--> Abstract: Offshore Transport of Mud by Combined Flows: Upper Cretaceous, Western Interior Seaway, Northern Alberta, Canada, by Joe Macquaker and Guy Plint; #90124 (2011)

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Making the Next Giant Leap in Geosciences
April 10-13, 2011, Houston, Texas, USA

Offshore Transport of Mud by Combined Flows: Upper Cretaceous, Western Interior Seaway, Northern Alberta, Canada

Joe Macquaker1; Guy Plint2

(1) Geology, Memorial University of Newfounland, St John's, NF, Canada.

(2) Department of Earth Sciences, University of Western Ontario, London, ON, Canada.

The Kaskapau Formation (U Cenomanian-L Turonian) is a mudstone-dominated clastic wedge deposited in NW Alberta during a phase of relatively rapid basin subsidence and sedimentation. Abundant exposure and subsurface wireline log data permit reconstruction of facies belts and subsidence patterns across a broad, very low-gradient ramp extending >300 km from foredeep to forebulge. Twenty-eight high-frequency sequences (allomembers) were mapped across the basin. Allomembers 5-17 were examined in outcrop along the Peace River, and in a core. Allomembers 7-18 are clay- and organic carbon-rich and encompass the ‘Second White Speckled Shale’. This package records drowning of the forebulge by water probably not more than10-30 m deep. The contemporaneous shoreline lay 200 -250 km to the SW.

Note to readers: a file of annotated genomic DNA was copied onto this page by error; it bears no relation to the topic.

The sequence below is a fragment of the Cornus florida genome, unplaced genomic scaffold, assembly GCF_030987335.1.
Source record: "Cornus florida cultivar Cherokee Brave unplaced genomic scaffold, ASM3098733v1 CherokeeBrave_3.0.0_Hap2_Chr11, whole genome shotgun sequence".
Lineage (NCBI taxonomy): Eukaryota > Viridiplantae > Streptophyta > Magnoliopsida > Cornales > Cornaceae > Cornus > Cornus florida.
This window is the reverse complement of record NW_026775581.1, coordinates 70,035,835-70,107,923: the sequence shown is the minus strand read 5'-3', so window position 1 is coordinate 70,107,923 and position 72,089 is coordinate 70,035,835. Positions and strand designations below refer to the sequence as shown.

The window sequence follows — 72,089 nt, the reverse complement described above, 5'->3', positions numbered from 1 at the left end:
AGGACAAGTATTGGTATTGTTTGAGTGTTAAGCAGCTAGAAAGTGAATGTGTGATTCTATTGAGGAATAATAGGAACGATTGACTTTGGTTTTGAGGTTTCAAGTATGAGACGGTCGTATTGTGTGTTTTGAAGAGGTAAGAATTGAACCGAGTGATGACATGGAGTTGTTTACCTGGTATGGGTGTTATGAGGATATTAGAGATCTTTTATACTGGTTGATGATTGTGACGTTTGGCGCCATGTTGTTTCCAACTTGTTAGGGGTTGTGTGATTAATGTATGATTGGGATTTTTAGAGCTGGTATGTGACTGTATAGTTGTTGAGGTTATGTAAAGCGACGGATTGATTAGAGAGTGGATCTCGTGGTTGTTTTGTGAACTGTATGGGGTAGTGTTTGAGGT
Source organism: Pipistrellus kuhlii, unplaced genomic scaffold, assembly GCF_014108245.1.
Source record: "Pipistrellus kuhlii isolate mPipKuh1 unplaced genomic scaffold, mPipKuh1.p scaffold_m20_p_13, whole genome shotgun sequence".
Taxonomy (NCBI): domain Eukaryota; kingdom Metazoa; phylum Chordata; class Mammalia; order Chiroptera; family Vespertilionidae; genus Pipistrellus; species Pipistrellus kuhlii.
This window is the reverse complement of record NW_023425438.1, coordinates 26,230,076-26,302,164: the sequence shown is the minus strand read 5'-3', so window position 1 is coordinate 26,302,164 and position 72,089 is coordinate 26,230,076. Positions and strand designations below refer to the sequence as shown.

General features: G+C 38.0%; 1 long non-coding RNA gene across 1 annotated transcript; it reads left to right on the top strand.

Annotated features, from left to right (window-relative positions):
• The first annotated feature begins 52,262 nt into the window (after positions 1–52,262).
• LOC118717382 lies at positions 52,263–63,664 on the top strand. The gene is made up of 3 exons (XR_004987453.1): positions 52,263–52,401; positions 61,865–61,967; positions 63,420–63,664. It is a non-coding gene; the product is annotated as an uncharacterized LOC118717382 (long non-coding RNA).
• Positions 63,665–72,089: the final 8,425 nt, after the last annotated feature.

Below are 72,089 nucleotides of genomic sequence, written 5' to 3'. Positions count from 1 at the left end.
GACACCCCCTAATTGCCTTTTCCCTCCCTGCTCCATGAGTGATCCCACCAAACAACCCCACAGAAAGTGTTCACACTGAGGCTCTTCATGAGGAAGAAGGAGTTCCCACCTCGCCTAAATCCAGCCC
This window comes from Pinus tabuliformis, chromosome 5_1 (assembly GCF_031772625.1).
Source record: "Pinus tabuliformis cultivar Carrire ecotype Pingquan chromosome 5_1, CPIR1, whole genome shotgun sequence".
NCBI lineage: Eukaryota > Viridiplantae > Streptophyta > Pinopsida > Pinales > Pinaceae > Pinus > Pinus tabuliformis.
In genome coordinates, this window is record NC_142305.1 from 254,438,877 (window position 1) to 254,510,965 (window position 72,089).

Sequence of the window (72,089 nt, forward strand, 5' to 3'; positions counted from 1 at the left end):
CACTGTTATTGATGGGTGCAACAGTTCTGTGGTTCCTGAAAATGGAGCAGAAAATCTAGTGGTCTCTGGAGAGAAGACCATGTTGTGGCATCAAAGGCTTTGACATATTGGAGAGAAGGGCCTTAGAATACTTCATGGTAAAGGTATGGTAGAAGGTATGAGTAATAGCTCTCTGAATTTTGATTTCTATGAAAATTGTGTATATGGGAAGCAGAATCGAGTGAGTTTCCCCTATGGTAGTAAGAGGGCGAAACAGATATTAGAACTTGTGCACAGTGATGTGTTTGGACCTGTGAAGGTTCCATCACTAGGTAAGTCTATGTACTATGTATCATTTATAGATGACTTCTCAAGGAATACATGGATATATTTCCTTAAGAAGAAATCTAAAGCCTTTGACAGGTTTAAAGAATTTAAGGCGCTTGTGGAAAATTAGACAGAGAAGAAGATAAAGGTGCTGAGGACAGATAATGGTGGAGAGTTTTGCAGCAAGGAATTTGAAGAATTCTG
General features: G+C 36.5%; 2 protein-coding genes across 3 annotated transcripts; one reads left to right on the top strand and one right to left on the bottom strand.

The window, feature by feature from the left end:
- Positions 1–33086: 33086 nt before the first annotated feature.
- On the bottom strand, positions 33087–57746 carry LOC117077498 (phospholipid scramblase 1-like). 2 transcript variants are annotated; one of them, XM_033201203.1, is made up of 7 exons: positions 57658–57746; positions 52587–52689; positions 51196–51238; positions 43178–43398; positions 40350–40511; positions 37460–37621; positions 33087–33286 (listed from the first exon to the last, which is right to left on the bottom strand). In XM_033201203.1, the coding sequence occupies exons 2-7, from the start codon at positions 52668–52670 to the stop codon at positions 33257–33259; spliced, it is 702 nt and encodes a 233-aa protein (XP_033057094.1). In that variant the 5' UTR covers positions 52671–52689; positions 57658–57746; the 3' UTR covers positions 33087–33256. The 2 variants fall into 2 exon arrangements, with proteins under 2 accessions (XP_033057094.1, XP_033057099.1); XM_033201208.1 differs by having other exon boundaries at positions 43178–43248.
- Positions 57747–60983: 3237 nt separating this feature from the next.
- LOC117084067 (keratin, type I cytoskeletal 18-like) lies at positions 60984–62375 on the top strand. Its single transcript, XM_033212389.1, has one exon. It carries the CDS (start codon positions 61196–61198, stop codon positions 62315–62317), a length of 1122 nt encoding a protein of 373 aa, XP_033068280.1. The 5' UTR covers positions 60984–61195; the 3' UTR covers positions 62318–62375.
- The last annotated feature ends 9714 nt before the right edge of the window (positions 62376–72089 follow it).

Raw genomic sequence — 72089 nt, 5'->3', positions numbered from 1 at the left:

All the studied allomembers are muddy and coarsen upward and can be traced across the foredeep into wave-dominated sandy nearshore sequences in the SW. The top surfaces of the distal sequences are commonly marked by a few, cm-scale wave-rippled beds of very fine sandstone, mm-scale shell pavements or phosphatic lags filling gutter casts. The lower parts of the parasequences, in allomembers 5-18, are composed of silt-bearing clay-rich mudstone to clay-bearing silt-rich mudstone. In some units, lamination is only poorly developed, and the units have been homogenized. At other levels, the sediment shows fine sub-mm to mm-scale parallel laminae variously composed of silt-sized quartz and clay. Silt laminae may also form wave and combined-flow ripples (1-2 mm thick) that are present at the base of normally graded beds. Much of the clay in these units is organized into floccule aggregates that have probably been reworked from the underlying muddy sea-floor.

Allomembers 7-18 were probably deposited > 200 km from the nearest shoreline; hence it is necessary to infer significant advective dispersal of mud across this shelf. Turbulent, storm-driven combined flows are likely to have been the dominant process responsible for advective transport of clastic detritus here. Texturally, as much of this material is organized into coarse silt-sized aggregate floccules composed predominantly of clay minerals, and organic matter, it is likely that much of this material was transported in bedload. The presence of these clay aggregates, coupled with ripple and parallel lamination, indicates that this mud-dominated shelf experienced intermittent high energy conditions.